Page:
In a conference call yesterday, Pandora reported that its total revenue for the fourth quarter of 2014 was $268 million. That figure included $47.9 million from subscription (and miscellaneous) revenue, up 24% from last year, and $220.1 million from ad revenue, which rose 36%.
The company’s net income for the quarter was $12.3 million, or 6 cents per share. Analysts predicted earnings of 18 cents per share on revenue of $276.5 million. At mid-day today, investor disappointment had driven down Pandora stock (P) by 16%.
The company also released data for the full 2014 fiscal year. Annual revenue increased 40% from 2013 to $906.6 million, comprised of $732.3 million in ad revenue and $174.3 million from subscriptions and other revenue sources. Pandora also posted a net loss of $30.4 million, or 15 cents per share. Even though it wasn’t able to turn a profit, the loss was smaller than the $40.7 million one posted in 2013.
While the financial figures didn’t rise as far as analysts expected, Pandora did have good growth in users. The headline there is in the much-scrutinized “active listeners” metric (number of unique listeners per month), which reached 81.5-million — the first meaningful growth in that department for several months. Pandora CEO Brian McAndrews attributed the audience growth to “conscious efforts to drive usage through marketing spend and product features such as station recommendations and notifications.” We can verify anecdotally that Pandora is sending notifications more frequently than before.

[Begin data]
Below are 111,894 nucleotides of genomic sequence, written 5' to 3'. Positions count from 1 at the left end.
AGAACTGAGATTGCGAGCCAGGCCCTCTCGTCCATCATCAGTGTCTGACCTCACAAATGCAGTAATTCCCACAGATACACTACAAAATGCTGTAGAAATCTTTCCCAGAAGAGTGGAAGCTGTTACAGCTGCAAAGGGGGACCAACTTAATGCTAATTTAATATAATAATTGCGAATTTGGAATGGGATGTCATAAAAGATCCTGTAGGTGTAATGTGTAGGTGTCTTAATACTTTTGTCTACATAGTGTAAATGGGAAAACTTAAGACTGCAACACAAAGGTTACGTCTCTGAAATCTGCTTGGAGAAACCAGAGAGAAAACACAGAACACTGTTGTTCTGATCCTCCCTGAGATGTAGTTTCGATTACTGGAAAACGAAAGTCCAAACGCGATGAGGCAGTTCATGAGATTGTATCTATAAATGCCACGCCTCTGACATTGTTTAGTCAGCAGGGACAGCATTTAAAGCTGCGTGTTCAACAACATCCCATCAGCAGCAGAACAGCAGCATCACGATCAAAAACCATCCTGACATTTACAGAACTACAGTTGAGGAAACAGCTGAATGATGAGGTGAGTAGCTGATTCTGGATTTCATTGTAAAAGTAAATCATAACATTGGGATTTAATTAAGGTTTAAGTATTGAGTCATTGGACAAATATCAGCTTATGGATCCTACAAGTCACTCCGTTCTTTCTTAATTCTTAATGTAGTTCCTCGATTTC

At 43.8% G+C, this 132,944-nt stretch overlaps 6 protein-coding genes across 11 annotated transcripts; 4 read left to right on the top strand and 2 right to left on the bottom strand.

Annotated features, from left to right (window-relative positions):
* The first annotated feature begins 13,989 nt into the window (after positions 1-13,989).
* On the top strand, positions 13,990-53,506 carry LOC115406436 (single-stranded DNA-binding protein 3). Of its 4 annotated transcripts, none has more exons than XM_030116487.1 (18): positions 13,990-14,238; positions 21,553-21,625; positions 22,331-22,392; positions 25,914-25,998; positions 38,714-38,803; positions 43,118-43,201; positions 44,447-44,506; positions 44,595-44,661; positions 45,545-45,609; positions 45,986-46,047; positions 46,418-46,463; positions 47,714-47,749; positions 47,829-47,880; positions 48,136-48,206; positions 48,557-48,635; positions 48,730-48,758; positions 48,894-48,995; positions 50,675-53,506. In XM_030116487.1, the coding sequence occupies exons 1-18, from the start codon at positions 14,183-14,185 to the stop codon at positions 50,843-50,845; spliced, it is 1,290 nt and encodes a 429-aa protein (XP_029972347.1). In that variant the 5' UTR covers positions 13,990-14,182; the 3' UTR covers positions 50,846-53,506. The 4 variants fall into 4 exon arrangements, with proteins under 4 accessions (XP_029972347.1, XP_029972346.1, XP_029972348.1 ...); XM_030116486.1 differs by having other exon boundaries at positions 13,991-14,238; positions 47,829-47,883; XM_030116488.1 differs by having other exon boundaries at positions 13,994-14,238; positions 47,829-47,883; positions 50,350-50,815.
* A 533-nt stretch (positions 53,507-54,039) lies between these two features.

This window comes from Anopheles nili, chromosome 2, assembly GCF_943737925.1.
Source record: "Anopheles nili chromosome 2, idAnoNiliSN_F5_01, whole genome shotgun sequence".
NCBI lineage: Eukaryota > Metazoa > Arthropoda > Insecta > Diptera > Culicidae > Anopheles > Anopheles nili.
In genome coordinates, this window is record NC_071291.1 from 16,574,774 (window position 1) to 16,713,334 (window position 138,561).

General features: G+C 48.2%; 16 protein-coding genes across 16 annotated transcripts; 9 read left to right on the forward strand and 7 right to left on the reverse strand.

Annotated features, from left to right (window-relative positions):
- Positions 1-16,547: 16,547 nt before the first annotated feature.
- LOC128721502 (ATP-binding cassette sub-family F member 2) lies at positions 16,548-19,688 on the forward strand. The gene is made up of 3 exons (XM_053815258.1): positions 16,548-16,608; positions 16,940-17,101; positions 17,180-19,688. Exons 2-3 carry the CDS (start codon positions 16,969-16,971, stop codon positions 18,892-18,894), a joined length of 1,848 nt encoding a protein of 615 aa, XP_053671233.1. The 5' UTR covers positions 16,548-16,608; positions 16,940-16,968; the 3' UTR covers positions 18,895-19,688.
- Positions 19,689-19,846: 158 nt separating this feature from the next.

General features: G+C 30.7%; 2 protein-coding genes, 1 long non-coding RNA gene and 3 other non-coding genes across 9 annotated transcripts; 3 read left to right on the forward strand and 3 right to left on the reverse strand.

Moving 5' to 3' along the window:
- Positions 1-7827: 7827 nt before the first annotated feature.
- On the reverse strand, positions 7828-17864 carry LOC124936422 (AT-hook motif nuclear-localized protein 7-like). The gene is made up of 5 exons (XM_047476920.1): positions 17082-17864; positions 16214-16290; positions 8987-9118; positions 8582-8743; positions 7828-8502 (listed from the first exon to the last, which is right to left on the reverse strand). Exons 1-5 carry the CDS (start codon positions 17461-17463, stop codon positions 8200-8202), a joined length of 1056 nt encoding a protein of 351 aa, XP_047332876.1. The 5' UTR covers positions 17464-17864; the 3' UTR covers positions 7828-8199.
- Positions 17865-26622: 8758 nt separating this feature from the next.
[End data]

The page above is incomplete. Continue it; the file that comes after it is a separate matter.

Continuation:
Holiday listening also might have bumped the December count of active listeners; McAndrews observed that a new single-day record was attained on Christmas Eve — 30-million unique listeners. The CEO also issued seasonal guidance pertaining to audience size: “While our listening metrics benefited from seasonality in Q4 […] we expect the normal seasonal declines in Q1.”
Pandora has frequently issued a privately calculated estimate of U.S. radio listening share, and that number is inching toward 10% — 9.7% in December, according to McAndrews. When it comes to Internet radio share (examined through the lens of Triton Digital’s Top 20 Ranker report), Pandora owns a fat slice closer to 80% — 79.2%, said McAndrews.
McAndrews noted the revenue prediction shortfall which missed company guidance for Q4 2014, but noted a crucial ratio often disregarded in coverage of Pandora earnings: RPM (revenue per thousand hours) which struck a new high of $48.19. McAndrews cited holiday advertising weakness as representing half of the shortfall. Of course he remained upbeat in his long-term optimism, and explained that local advertising grew 90% year-over-year. Local now owns 23% of total ad revenue. Advertising as a whole was 66% of revenue.
Pandora also issued new guidance, projecting revenue between $220 million to $225 million in the first quarter of 2015, and between $1.15 billion to $1.17 billion for the 2015 fiscal year. McAndrews acknowledged that 2015 is an “odd year,” with music licensing rates for the 2016-2020 period unknown until December. That major cost item is obviously a crucial unknown that could make investors cautious. “We are very confident in our position in the CRB proceeding,” the chief executive said.
In the inspirational rhetoric department, Brian McAndrews said this: “2015 is not a year a caution, it is the year of conviction.”